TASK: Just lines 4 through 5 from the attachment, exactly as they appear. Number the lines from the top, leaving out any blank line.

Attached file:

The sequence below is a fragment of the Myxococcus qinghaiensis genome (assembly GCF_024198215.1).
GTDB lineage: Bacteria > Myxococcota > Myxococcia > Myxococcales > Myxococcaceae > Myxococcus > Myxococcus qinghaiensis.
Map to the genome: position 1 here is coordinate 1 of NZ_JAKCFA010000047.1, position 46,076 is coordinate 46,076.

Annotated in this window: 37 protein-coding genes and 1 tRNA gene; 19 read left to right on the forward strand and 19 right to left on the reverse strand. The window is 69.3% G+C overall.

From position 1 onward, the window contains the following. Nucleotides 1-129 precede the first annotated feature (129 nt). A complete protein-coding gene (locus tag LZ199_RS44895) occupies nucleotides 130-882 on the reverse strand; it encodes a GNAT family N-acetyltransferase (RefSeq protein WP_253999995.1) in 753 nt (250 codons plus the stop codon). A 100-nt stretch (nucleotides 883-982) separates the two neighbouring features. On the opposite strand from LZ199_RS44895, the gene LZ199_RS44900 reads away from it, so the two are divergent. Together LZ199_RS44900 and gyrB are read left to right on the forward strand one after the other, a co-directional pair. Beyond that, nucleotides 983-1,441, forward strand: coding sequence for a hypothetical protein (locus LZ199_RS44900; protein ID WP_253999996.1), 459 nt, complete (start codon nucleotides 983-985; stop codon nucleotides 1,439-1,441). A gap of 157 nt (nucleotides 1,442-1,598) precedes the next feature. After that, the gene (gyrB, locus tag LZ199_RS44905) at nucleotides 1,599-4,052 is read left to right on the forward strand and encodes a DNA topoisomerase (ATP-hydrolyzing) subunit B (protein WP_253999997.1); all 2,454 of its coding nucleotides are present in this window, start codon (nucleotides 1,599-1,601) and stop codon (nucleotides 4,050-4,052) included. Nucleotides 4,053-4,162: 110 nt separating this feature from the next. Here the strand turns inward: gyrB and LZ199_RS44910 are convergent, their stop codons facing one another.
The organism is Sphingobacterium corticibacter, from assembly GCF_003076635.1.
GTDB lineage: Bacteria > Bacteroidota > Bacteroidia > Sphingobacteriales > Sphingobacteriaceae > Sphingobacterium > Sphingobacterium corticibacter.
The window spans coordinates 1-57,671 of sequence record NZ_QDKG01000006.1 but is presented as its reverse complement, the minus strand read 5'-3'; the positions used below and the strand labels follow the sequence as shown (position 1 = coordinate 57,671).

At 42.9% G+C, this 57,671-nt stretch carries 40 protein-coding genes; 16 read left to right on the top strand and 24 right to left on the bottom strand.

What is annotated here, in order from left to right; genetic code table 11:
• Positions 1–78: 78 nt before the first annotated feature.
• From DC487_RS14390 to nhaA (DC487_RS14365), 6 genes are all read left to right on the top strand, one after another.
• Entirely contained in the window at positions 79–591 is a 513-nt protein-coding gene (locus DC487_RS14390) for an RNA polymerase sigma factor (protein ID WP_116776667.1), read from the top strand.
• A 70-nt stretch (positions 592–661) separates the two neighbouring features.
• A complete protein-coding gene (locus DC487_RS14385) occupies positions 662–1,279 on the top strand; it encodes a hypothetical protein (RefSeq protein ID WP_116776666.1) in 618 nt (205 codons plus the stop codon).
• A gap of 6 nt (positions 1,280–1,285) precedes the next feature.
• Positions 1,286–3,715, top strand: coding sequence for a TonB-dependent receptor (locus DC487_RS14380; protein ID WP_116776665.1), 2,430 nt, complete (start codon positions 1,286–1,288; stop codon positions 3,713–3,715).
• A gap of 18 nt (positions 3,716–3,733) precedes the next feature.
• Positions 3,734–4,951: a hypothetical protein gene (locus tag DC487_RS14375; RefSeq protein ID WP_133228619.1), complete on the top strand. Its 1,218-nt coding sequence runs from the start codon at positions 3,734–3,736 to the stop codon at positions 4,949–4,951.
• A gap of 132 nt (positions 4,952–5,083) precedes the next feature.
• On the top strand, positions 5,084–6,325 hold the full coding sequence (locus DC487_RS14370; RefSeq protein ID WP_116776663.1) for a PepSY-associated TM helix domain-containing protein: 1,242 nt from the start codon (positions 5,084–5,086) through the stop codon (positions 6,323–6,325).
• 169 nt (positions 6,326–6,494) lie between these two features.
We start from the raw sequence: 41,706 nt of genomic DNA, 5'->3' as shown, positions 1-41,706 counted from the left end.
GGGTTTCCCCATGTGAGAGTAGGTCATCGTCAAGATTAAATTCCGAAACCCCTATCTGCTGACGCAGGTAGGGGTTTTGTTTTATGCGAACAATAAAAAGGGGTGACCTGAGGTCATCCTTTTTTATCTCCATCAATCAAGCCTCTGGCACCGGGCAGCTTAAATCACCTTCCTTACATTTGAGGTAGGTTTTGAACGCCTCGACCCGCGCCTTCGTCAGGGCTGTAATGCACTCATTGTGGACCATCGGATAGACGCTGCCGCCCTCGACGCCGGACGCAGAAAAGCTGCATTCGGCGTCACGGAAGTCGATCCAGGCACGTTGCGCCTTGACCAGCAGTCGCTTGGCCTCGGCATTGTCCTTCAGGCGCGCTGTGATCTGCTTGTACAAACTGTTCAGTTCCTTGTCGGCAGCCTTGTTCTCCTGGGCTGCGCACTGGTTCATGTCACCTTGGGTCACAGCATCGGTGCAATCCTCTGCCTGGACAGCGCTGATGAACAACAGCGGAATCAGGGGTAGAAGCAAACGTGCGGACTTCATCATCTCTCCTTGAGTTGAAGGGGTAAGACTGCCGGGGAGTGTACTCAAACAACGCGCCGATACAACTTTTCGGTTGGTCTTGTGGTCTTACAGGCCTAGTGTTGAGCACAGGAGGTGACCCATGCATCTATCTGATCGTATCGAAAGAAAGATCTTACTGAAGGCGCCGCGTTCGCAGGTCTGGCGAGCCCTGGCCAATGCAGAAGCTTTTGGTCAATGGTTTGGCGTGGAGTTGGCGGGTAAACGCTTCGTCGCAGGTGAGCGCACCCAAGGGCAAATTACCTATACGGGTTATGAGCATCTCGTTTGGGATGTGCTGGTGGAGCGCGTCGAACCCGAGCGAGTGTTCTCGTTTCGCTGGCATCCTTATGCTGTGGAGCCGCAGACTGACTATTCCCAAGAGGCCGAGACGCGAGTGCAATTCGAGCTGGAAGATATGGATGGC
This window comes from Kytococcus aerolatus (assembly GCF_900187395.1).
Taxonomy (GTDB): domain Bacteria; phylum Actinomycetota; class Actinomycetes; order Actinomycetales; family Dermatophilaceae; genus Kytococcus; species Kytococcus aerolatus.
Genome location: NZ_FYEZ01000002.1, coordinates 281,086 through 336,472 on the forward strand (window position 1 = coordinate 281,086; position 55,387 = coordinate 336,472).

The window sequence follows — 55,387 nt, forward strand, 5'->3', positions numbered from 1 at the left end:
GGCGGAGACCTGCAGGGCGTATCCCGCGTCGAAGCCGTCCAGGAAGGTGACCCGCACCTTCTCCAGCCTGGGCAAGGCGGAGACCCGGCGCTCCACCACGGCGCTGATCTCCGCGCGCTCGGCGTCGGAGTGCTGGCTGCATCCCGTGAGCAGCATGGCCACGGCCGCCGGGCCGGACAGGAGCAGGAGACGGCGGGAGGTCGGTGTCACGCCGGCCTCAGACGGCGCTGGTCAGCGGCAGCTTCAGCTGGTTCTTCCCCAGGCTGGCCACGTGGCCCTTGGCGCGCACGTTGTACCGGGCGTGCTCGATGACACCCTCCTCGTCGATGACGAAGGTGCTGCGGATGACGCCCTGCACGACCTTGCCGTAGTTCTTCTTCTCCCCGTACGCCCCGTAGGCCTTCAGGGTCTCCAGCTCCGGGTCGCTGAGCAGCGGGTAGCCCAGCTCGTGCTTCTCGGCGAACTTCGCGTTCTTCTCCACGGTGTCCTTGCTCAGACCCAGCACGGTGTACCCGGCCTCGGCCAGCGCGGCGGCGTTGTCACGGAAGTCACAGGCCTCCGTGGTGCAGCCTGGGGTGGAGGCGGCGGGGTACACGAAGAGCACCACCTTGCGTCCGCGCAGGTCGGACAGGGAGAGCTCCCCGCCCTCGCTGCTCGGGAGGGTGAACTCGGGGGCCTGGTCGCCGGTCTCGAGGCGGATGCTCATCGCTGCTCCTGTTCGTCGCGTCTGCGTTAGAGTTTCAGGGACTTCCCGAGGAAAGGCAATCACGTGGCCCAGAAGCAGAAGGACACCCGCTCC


Annotated in this window: 37 protein-coding genes and 1 tRNA gene; 19 read left to right on the forward strand and 19 right to left on the reverse strand. The window is 69.3% G+C overall.

From position 1 onward, the window contains the following. Nucleotides 1-129 precede the first annotated feature (129 nt). A complete protein-coding gene (locus tag LZ199_RS44895) occupies nucleotides 130-882 on the reverse strand; it encodes a GNAT family N-acetyltransferase (RefSeq protein WP_253999995.1) in 753 nt (250 codons plus the stop codon). A 100-nt stretch (nucleotides 883-982) separates the two neighbouring features. On the opposite strand from LZ199_RS44895, the gene LZ199_RS44900 reads away from it, so the two are divergent. Together LZ199_RS44900 and gyrB are read left to right on the forward strand one after the other, a co-directional pair. Beyond that, nucleotides 983-1,441, forward strand: coding sequence for a hypothetical protein (locus LZ199_RS44900; protein ID WP_253999996.1), 459 nt, complete (start codon nucleotides 983-985; stop codon nucleotides 1,439-1,441). A gap of 157 nt (nucleotides 1,442-1,598) precedes the next feature. After that, the gene (gyrB, locus tag LZ199_RS44905) at nucleotides 1,599-4,052 is read left to right on the forward strand and encodes a DNA topoisomerase (ATP-hydrolyzing) subunit B (protein WP_253999997.1); all 2,454 of its coding nucleotides are present in this window, start codon (nucleotides 1,599-1,601) and stop codon (nucleotides 4,050-4,052) included. Nucleotides 4,053-4,162: 110 nt separating this feature from the next. Here the strand turns inward: gyrB and LZ199_RS44910 are convergent, their stop codons facing one another.